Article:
He said the National Rural Employment Guarantee Scheme, a revolutionary welfare scheme that was launched by Manmohan Singh to guarantee 100 days of employment to one member of a family in some 300 districts, would be extended to the entire country.
“Education and health are the twin pillars on which rests the edifice of social sector reforms,” he said, as he stepped up the outlays for the two areas by 20 percent and promised 6,000 high-quality model schools across the country.
Some of the finance minister’s main proposals included a hike in the exemption limit on income tax, that should please the middle class, similar sops to women and senior citizens and a reduction in peak central value added tax (Cenvat) to benefit some sections of industry.
For the corporate sector, while he sought to keep the direct tax rate unchanged, some sops in indirect taxes in the form of lower customs and excise duties were proposed for specific industries like automobiles and pharmaceuticals.
His proposals are expected to result in some items like cigarettes, both filter and non-filter ones, becoming costlier - a boost for the strong anti-tobacco lobby - while some others like small cars, breakfast cereals, pharmaceuticals, American diamonds and sports goods will become cheaper.
“Once upon a time India, together with China, accounted for 50 percent of the world’s output. We must regain our position and it is within our capacity to do so,” the finance minister said.
“Our work in government is, every day and every hour, a discovery of the path to reach our goals: Full employment, abolition of poverty and elimination of inequality,” he said, outlining the budget’s priorities.
“These goals can only be achieved by a considerable increase in national income and our economic policy must therefore aim at plenty, and equitable distribution. We must produce wealth, and then divide it equitably.”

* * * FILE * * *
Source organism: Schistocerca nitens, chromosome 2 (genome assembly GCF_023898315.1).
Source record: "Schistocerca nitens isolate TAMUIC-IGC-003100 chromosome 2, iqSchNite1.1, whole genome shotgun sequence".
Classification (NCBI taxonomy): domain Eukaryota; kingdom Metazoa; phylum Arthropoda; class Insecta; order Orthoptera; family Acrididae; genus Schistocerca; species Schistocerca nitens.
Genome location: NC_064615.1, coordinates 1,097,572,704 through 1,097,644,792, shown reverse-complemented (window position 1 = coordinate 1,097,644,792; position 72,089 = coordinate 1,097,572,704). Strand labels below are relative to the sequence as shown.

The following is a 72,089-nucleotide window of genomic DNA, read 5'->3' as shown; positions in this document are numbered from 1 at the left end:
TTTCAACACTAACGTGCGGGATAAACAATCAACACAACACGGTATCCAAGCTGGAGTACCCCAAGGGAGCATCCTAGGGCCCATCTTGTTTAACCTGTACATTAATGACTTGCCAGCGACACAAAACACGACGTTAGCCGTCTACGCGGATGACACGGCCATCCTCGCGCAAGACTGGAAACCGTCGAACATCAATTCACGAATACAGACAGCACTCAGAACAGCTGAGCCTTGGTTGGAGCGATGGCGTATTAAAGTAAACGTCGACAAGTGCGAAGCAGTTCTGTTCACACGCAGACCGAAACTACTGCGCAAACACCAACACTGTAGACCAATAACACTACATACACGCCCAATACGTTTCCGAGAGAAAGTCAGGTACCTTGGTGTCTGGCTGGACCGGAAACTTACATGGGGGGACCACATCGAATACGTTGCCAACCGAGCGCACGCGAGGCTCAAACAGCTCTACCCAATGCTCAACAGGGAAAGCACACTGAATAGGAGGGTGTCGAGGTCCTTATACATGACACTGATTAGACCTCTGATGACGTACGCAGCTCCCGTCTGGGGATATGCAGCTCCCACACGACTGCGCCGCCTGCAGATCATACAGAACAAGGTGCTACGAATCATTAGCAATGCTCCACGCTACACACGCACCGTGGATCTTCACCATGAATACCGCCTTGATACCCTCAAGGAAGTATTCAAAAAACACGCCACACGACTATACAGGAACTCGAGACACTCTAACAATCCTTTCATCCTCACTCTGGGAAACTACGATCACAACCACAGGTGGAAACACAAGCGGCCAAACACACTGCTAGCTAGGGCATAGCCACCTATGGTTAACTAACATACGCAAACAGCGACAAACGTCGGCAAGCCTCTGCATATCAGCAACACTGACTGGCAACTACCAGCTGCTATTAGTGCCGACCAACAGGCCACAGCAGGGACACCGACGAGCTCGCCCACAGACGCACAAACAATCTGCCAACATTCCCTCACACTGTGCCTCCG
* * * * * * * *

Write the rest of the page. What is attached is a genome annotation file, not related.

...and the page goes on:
He also announced three new Indian Institutes of Technology (India’s widely recognised institutions of excellence) for Bihar, Andhra Pradesh and Rajasthan, taking their total to 10, 16 central universities in various states, two schools of architecture and scholarship schemes for the socially underprivileged people.
Chidambaram also spoke of challenges facing the economy, especially inflation, and said the increase in capital flows from overseas was adding to the problems that required better management of such money in the short term.
“Keeping inflation under check is one of the cornerstones of our policy,” he said, adding his government would remain vigilant and make swift adjustments to ensure growth with price stability.
He, however, said that farm credit had doubled in the past two years, proposed a finance corporation for irrigation and water resources to fund major projects in these two areas, and proposed a massive loan-waiver scheme that will benefit 40 million, mainly “small and marginal” farmers.
“All agricultural loans disbursed by scheduled commercial banks, regional rural banks and cooperative credit institutions up to March 31, 2007, and overdue as on December 31, 2007, will be covered under the scheme,” he said.
This move alone is estimated to cost the system Rs.600 billion ($15 billion).
With India set to making massive orders for military hardware over the next few years, the finance minister also stepped up defence allocation by around 10 percent to Rs.1,056 billion ($26.5 billion).
“I have assured the raksha mantri (Defence Minister A.K. Antony) that any further amount needed for defence forces, especially for capital expenditure, will be provided,” he said.